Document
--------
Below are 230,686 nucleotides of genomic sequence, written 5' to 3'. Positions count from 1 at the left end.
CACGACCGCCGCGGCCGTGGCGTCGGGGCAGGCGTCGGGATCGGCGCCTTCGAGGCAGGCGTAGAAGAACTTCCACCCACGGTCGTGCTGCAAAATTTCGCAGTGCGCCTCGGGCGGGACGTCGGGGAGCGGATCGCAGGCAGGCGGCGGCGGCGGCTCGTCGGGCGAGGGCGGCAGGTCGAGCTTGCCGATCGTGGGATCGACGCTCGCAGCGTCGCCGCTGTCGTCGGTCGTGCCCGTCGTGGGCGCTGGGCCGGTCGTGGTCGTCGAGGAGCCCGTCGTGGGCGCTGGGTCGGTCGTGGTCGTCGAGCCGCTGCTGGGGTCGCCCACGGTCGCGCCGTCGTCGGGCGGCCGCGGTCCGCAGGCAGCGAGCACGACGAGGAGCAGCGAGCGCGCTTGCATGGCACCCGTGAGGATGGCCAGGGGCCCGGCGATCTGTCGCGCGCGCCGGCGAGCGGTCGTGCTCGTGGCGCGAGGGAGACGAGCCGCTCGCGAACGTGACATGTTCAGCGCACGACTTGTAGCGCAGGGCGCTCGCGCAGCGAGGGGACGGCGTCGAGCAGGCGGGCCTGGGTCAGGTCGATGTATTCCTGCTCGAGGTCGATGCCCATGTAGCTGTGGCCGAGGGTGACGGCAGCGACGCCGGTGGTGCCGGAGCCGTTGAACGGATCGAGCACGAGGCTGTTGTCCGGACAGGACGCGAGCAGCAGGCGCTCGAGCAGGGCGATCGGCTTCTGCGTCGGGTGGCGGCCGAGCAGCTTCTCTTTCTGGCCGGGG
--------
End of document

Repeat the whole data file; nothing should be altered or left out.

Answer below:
Below are 230,686 nucleotides of genomic sequence, written 5' to 3'. Positions count from 1 at the left end.
CACGACCGCCGCGGCCGTGGCGTCGGGGCAGGCGTCGGGATCGGCGCCTTCGAGGCAGGCGTAGAAGAACTTCCACCCACGGTCGTGCTGCAAAATTTCGCAGTGCGCCTCGGGCGGGACGTCGGGGAGCGGATCGCAGGCAGGCGGCGGCGGCGGCTCGTCGGGCGAGGGCGGCAGGTCGAGCTTGCCGATCGTGGGATCGACGCTCGCAGCGTCGCCGCTGTCGTCGGTCGTGCCCGTCGTGGGCGCTGGGCCGGTCGTGGTCGTCGAGGAGCCCGTCGTGGGCGCTGGGTCGGTCGTGGTCGTCGAGCCGCTGCTGGGGTCGCCCACGGTCGCGCCGTCGTCGGGCGGCCGCGGTCCGCAGGCAGCGAGCACGACGAGGAGCAGCGAGCGCGCTTGCATGGCACCCGTGAGGATGGCCAGGGGCCCGGCGATCTGTCGCGCGCGCCGGCGAGCGGTCGTGCTCGTGGCGCGAGGGAGACGAGCCGCTCGCGAACGTGACATGTTCAGCGCACGACTTGTAGCGCAGGGCGCTCGCGCAGCGAGGGGACGGCGTCGAGCAGGCGGGCCTGGGTCAGGTCGATGTATTCCTGCTCGAGGTCGATGCCCATGTAGCTGTGGCCGAGGGTGACGGCAGCGACGCCGGTGGTGCCGGAGCCGTTGAACGGATCGAGCACGAGGCTGTTGTCCGGACAGGACGCGAGCAGCAGGCGCTCGAGCAGGGCGATCGGCTTCTGCGTCGGGTGGCGGCCGAGCAGCTTCTCTTTCTGGCCGGGG